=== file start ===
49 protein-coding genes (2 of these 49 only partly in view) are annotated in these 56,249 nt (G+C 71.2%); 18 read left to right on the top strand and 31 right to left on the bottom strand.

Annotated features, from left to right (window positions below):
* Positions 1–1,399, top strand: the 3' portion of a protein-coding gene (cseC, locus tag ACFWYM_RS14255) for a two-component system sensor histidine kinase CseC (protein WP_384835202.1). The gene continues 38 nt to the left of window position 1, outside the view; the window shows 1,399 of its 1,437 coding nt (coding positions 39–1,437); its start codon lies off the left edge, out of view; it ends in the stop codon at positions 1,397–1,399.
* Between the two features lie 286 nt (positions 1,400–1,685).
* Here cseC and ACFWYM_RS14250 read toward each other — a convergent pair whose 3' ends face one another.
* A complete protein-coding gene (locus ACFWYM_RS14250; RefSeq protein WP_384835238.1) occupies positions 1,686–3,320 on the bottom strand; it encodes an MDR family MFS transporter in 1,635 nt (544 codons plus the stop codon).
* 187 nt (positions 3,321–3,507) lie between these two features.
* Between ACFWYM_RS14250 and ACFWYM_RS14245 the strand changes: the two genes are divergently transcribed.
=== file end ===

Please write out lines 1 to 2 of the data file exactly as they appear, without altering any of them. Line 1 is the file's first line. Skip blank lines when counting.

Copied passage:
49 protein-coding genes (2 of these 49 only partly in view) are annotated in these 56,249 nt (G+C 71.2%); 18 read left to right on the top strand and 31 right to left on the bottom strand.

Annotated features, from left to right (window positions below):